Nobody knows Clayton Kershaw, the pitcher, better than Dodgers pitching coach Rick Honeycutt. He is the only pitching coach Kershaw has ever known in the majors. He has been there from the electric start in 2008, through his on-top-of-the-world dash through the middle of the decade, and he is there now, as Kershaw masters the next step of a Hall of Fame career.
They’re on Year 12 together and Kershaw’s success this season, after a velocity dip and chronic back trouble and an ominous shoulder injury in spring training, has not floored Honeycutt. Yes, it looks different and Kershaw has made adjustments to counter the mileage on his body, but his stellar season, which continued Wednesday with seven scoreless innings in the Dodgers’ 9-1 win over the Miami Marlins, is something he simply expects.
“I just see a gentleman that just continues to be impressive with whatever he has,” Honeycutt said before Wednesday’s game. “He’s always going to be a battler. He’s a warrior. I mean, he goes out there and keeps you in the game when he doesn’t have his good stuff. If he has his stuff, it’s pretty much lights out.”
Kershaw had his stuff Wednesday night at Marlins Park and the Marlins (44-74) had no answers. The left-hander compiled eight straight strikeouts through three perfect innings, carried a perfect game for 4 2/3 frames, and extended his streak of starts with at least six innings to 21 to begin the season.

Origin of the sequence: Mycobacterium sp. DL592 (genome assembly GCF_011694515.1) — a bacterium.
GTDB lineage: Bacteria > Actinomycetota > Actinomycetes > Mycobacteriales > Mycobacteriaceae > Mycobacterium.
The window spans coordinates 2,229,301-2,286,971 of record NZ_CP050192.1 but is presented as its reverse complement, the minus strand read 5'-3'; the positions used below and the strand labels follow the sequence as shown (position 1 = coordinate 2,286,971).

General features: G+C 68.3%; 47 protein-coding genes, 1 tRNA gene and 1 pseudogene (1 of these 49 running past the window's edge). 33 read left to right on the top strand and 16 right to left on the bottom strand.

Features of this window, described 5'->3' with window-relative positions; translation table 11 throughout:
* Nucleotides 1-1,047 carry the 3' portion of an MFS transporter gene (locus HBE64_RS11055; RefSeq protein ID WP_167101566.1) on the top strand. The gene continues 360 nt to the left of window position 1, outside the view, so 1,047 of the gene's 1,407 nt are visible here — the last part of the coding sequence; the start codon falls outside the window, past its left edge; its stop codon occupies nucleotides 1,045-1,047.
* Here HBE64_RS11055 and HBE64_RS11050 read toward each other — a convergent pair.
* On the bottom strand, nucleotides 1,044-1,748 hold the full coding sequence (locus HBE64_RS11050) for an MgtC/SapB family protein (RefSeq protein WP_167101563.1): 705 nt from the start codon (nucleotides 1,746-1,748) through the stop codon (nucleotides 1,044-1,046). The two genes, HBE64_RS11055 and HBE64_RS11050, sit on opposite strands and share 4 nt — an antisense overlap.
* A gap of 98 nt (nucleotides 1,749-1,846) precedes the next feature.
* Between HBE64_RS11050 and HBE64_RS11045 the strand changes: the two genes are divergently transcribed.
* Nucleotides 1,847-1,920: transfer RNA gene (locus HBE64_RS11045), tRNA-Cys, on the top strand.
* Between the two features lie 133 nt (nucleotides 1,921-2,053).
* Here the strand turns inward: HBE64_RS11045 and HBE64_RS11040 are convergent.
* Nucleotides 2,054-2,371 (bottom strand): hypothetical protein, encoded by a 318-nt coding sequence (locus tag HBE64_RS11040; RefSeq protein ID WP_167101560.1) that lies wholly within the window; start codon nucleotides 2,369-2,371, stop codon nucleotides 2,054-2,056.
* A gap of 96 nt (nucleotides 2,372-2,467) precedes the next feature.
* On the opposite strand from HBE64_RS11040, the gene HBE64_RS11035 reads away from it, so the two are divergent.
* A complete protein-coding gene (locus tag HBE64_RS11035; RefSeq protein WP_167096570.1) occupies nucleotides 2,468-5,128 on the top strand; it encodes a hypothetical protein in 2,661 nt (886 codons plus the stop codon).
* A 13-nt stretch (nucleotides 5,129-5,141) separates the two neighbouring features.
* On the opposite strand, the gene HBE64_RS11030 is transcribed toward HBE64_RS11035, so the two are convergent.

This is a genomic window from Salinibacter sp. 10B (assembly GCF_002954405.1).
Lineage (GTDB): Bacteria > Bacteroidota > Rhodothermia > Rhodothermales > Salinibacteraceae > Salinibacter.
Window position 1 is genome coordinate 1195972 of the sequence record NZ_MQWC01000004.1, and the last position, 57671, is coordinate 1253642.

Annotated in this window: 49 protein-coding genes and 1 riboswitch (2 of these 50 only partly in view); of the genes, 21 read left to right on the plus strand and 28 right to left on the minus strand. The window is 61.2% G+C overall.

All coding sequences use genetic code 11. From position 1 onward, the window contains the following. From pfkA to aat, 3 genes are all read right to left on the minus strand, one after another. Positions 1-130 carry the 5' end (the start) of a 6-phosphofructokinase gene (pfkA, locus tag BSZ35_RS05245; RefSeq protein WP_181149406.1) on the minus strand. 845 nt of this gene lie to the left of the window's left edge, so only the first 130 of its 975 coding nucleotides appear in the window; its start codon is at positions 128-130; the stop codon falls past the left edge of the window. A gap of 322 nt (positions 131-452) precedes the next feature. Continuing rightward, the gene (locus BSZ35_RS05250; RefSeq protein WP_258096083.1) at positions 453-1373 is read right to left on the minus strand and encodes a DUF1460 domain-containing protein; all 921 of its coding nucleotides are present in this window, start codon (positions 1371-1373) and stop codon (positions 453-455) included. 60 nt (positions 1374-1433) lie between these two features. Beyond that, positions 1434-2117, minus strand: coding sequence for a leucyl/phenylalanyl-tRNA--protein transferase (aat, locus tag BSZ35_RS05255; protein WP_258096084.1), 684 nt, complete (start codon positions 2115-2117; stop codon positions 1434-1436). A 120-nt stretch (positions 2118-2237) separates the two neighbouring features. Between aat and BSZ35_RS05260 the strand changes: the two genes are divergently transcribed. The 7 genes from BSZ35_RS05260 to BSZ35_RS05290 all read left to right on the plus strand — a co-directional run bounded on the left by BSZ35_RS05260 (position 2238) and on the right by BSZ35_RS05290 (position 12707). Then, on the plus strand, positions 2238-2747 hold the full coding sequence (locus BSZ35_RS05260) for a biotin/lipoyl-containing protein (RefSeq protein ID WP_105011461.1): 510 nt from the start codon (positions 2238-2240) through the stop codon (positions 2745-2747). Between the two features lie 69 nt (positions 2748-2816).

He finished with 10 strikeouts without walking a batter and added a double at the plate. It was the eighth time he’s recorded at least seven scoreless innings with double-digit strikeouts and no walks. That’s tied for second in major-league history. His earned-run average sunk to a tidy 2.63 as he tied Sandy Koufax with his 165th career win.
“Tonight was as good of command as I’ve seen, really, with all his pitches, namely his fastball,” Dodgers manager Dave Roberts said.
Kershaw was given plenty of support from an offense that preyed on the Marlins’ pitching staff for the second straight night. After tallying 15 runs, six home runs, and 13 extra-base hits Tuesday, the Dodgers (81-41) clubbed four home runs Wednesday, marking the first time since the franchise moved to Los Angeles that they’ve compiled at least four home runs in three straight games.
Edwin Rios, playing close to where he starred at Florida International, supplied two of the homers — the first two of his career — as he went three for four with a 12-pitch walk while adding a nimble over-the-shoulder catch at first base in the sixth inning.
“Happy I finally got it out of the way,” Rios said.
The Dodgers initially announced Kershaw was scheduled to pitch Tuesday before switching him with Dustin May in the rotation. May allowed a run in 5 2/3 innings to capture his first career win Tuesday while Kershaw got an extra day of rest and the Dodgers ensured he wouldn’t face the Atlanta Braves, a possible playoff foe, Sunday. If Kershaw pitched Tuesday, the Dodgers would’ve had to give him a week off to avoid the Braves.